I first thought that I had never received a "memorable"present, because I couldn't remember anything like that. I sat a and thought for a while about every Christmas, trying to separate them in my mind. I even dug out a few old diaries to see what I had written. Not a lot it would seem.
Then I remembered.
Mr M and I had met at my cousin's wedding in August. I was divorced with three children and he was young free and single. By September we were looking for somewhere to live because we had asked my children - aged 15, 13 and 12 - what they wanted for Christmas and they said "Somewhere that we can all live together."
We found a house to rent and moved in. The rent was £500 per month so we were struggling. There was no central heating only open fires. We had an ex-ambulance for transport and it did 15 miles to the gallon. Mr M had to drive 20 miles to work and 20 miles home every day. We relied on the fallen trees at my parents home for fuel and we could just afford food.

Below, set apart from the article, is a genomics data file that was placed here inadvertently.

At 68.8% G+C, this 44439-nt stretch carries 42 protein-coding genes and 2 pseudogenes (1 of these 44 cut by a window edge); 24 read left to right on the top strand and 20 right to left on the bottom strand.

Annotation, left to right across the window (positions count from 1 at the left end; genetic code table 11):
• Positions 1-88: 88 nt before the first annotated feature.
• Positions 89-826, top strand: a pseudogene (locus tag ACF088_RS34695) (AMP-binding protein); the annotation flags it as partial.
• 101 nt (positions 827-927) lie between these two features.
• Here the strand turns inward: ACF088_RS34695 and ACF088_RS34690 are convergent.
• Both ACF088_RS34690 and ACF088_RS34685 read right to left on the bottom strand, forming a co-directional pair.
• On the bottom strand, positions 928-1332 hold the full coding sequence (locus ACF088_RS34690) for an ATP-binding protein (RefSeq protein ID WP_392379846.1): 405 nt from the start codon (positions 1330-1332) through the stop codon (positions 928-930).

We asked the children if they wanted a present of a christmas dinner as we couldn't afford both. They chose the turkey dinner because "Dad will bring loads of stuff". He did and then sat outside in his car and ate sandwiches to make us feel guilty. The children ignored this and accepted that he was being his usual self.
My Mother-in-law must have thought hard about what to buy us because on Christmas Eve she had arrived with two 112pound bags of coal. We carefully added a few lumps to our fire and we did our best to make it last for a long time.
I still remember the feeling of relief when she pointed to the sacks in the boot of the car and said "Merry Christmas." We hadn't got off to a good start and she still didn't really think I was suitable for her boy but she had given us a present that made all our lives that much easier. She has dementia now and is fading away, but for that one simple act I loved her then and I love her now more than 30 years on.